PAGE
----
Paulinus

, an ecclesiastical writer of the fifth century, was descended from an illustrious family of Roman senators, and born at Bourdeaux about the year 253. He was directed in his studies by the famous Ausonius; and applied himself so earnestly to the best Latin authors, that he acquired a style not unlike theirs. He was advanced afterwards to the most considerable offices of the empire. Ausonius says, that Paulinus was consul with him; but his name not being found in the Fasti Consulares, it is probable he obtained that dignity only in the room of some other person, who died in the office, and perhaps in the year 378, after the | death of Valens. He married Therasia, an opulent Spar nish lady, who proved instrumental in converting him to Christianity; and he was baptized in the year 389. He dwelt four years in Spain, where he embraced voluntary poverty; selling his goods by degrees, and giving them to the poor. The inhabitants of Barcelona, where he resided, conceived such an esteem for him, that they would have him ordained a priest to which, after a long resistance, he consented, upon condition that he should not be obliged to remain in Barcelona, because his design was to withdraw to Nola. This ordination was performed in the year 393, and the next year he left Spain to go into Italy. In his way he saw St. Ambrose at Florence, who shewed him marks of respect; and was kindly received at Rome both by the quality and the people: but the clergy there growing jealous of him, he left that city quickly, and went to Nola, where he dwelt in a country-house about half a league from the town. He lived there sixteen years with his wife Therasia, in the study and exercises of a monastic life; and then, in the year 409, was chosen and ordained bishop of Nola. The beginning of his episcopate was disturbed by the incursions of the Goths, who took that city; but the assault being over, he enjoyed it peaceably to his death, which happened in the year 431.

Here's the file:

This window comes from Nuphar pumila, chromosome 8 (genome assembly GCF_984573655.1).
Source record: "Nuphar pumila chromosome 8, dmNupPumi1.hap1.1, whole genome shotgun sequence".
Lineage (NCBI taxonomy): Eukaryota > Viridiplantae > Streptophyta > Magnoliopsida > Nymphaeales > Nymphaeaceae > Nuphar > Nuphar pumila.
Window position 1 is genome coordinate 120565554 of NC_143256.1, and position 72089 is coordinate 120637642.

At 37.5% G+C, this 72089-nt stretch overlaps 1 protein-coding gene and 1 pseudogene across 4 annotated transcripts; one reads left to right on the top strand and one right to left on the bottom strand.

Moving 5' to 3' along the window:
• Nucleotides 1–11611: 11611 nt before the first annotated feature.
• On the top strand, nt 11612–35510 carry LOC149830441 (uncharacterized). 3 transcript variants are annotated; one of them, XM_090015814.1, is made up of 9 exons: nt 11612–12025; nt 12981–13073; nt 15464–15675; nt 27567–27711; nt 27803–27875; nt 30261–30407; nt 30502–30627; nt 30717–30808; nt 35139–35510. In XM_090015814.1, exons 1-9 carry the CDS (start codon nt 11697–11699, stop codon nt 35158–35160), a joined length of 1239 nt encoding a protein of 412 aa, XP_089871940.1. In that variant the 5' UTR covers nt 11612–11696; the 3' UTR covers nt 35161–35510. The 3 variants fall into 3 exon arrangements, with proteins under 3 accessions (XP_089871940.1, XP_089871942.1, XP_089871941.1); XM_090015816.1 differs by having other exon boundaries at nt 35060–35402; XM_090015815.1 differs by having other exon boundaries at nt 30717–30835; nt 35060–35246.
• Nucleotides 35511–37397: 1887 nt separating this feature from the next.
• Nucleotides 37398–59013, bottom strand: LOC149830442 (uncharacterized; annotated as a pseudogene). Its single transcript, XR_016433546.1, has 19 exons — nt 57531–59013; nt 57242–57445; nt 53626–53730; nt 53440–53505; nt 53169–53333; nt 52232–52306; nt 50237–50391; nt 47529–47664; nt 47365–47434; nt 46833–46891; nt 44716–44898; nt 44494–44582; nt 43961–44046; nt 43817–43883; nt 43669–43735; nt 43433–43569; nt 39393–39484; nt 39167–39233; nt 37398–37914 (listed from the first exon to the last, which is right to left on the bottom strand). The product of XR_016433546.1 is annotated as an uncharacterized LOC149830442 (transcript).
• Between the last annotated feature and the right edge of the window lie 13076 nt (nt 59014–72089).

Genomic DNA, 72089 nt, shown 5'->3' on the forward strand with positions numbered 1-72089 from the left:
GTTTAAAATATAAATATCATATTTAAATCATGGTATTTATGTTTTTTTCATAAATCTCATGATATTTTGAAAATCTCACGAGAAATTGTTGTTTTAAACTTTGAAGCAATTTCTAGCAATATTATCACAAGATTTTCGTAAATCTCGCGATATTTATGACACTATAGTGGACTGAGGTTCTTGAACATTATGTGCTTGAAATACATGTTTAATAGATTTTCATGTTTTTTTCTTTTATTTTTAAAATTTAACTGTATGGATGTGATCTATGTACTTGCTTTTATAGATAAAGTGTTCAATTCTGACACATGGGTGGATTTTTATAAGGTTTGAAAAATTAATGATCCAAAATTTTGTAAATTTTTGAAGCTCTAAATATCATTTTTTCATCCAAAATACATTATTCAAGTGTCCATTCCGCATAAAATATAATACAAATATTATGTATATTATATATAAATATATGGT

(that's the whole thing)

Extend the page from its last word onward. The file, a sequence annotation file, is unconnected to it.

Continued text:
His works consist of “Poems,” and “Letters,” and are written with much art and elegance; his manner of expression being close and clear, his words pure and well chosen, and his sentences strong and lively. All his writings are short, but pretty numerous, and composed with great care. Ausonius highly commends his poems; jet they cannot pass for perfect, especially those which he made after his conversion. He uas esteemed, beloved, and caressed by all the great men of that age, of w’hat party soever they were; and corresponded with them all, without falling out with any. He was, in truth, like Titus, the delight of his times. Milner says that he appears, through the mist of superstition, which clouds his narrative, to have been one of the best Christians of the age. He was a mirror of piety, liberality, and humility, worthy of a more intelligent age, and of more intelligent writers, than of those who have recorded his life. The first edition of his works was at Paris, in 1516, by Badius; the second at Cologne, by Grsevius: Rosweditis caused them to be printed at Antwerp, in 1622; and the last edition of them was at | Paris, in 2 vols. quarto, the former of which contains his genuine works. Du Pin wishes, that “the booksellers had taken as much care to have it upon good paper, and in a fair character, as the editor did to make it correct and useful.1

1

Dupin. Milner, vol. II. p. 485 and 528. Cave, vol. L —Saxii Onomast,